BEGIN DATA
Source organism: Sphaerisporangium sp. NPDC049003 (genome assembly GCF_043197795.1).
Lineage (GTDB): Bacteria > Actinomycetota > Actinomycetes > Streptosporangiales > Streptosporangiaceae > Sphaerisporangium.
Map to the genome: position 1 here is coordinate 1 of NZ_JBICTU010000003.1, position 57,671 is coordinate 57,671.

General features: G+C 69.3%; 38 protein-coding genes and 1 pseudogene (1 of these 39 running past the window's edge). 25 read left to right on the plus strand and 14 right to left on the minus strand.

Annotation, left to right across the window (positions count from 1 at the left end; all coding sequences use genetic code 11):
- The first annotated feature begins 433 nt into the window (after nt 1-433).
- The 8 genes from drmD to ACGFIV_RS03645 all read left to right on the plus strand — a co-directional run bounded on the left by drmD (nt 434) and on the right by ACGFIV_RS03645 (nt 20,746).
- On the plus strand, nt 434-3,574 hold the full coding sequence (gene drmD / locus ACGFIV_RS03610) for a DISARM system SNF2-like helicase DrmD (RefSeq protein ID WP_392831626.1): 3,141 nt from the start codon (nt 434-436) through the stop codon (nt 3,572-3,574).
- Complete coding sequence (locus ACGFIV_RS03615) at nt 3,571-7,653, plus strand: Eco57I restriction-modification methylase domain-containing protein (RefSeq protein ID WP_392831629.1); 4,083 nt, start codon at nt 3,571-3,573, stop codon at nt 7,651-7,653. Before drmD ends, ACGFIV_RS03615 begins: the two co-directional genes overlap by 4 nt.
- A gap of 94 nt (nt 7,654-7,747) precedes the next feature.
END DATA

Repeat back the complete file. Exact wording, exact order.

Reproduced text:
Source organism: Sphaerisporangium sp. NPDC049003 (genome assembly GCF_043197795.1).
Lineage (GTDB): Bacteria > Actinomycetota > Actinomycetes > Streptosporangiales > Streptosporangiaceae > Sphaerisporangium.
Map to the genome: position 1 here is coordinate 1 of NZ_JBICTU010000003.1, position 57,671 is coordinate 57,671.

General features: G+C 69.3%; 38 protein-coding genes and 1 pseudogene (1 of these 39 running past the window's edge). 25 read left to right on the plus strand and 14 right to left on the minus strand.

Annotation, left to right across the window (positions count from 1 at the left end; all coding sequences use genetic code 11):
- The first annotated feature begins 433 nt into the window (after nt 1-433).
- The 8 genes from drmD to ACGFIV_RS03645 all read left to right on the plus strand — a co-directional run bounded on the left by drmD (nt 434) and on the right by ACGFIV_RS03645 (nt 20,746).
- On the plus strand, nt 434-3,574 hold the full coding sequence (gene drmD / locus ACGFIV_RS03610) for a DISARM system SNF2-like helicase DrmD (RefSeq protein ID WP_392831626.1): 3,141 nt from the start codon (nt 434-436) through the stop codon (nt 3,572-3,574).
- Complete coding sequence (locus ACGFIV_RS03615) at nt 3,571-7,653, plus strand: Eco57I restriction-modification methylase domain-containing protein (RefSeq protein ID WP_392831629.1); 4,083 nt, start codon at nt 3,571-3,573, stop codon at nt 7,651-7,653. Before drmD ends, ACGFIV_RS03615 begins: the two co-directional genes overlap by 4 nt.
- A gap of 94 nt (nt 7,654-7,747) precedes the next feature.